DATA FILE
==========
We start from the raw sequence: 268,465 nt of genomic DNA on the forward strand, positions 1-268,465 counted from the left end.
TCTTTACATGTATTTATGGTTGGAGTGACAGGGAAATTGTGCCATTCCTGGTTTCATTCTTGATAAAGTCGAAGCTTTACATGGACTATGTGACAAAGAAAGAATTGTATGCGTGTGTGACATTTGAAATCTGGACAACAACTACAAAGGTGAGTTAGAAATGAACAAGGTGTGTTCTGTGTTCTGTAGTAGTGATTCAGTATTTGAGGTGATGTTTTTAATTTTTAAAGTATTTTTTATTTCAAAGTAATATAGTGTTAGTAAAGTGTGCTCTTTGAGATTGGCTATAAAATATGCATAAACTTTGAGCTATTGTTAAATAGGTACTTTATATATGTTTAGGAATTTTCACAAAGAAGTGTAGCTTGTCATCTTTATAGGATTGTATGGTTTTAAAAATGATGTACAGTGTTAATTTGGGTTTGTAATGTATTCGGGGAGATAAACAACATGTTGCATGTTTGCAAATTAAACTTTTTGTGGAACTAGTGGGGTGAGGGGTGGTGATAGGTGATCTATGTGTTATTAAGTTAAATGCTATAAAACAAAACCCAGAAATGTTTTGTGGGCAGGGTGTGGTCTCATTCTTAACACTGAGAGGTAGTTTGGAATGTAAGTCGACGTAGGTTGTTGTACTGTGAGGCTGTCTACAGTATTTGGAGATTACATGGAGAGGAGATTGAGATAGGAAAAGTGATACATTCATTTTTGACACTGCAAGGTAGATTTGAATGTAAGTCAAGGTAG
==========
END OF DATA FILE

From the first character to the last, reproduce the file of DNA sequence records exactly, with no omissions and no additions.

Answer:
We start from the raw sequence: 268,465 nt of genomic DNA on the forward strand, positions 1-268,465 counted from the left end.
TCTTTACATGTATTTATGGTTGGAGTGACAGGGAAATTGTGCCATTCCTGGTTTCATTCTTGATAAAGTCGAAGCTTTACATGGACTATGTGACAAAGAAAGAATTGTATGCGTGTGTGACATTTGAAATCTGGACAACAACTACAAAGGTGAGTTAGAAATGAACAAGGTGTGTTCTGTGTTCTGTAGTAGTGATTCAGTATTTGAGGTGATGTTTTTAATTTTTAAAGTATTTTTTATTTCAAAGTAATATAGTGTTAGTAAAGTGTGCTCTTTGAGATTGGCTATAAAATATGCATAAACTTTGAGCTATTGTTAAATAGGTACTTTATATATGTTTAGGAATTTTCACAAAGAAGTGTAGCTTGTCATCTTTATAGGATTGTATGGTTTTAAAAATGATGTACAGTGTTAATTTGGGTTTGTAATGTATTCGGGGAGATAAACAACATGTTGCATGTTTGCAAATTAAACTTTTTGTGGAACTAGTGGGGTGAGGGGTGGTGATAGGTGATCTATGTGTTATTAAGTTAAATGCTATAAAACAAAACCCAGAAATGTTTTGTGGGCAGGGTGTGGTCTCATTCTTAACACTGAGAGGTAGTTTGGAATGTAAGTCGACGTAGGTTGTTGTACTGTGAGGCTGTCTACAGTATTTGGAGATTACATGGAGAGGAGATTGAGATAGGAAAAGTGATACATTCATTTTTGACACTGCAAGGTAGATTTGAATGTAAGTCAAGGTAG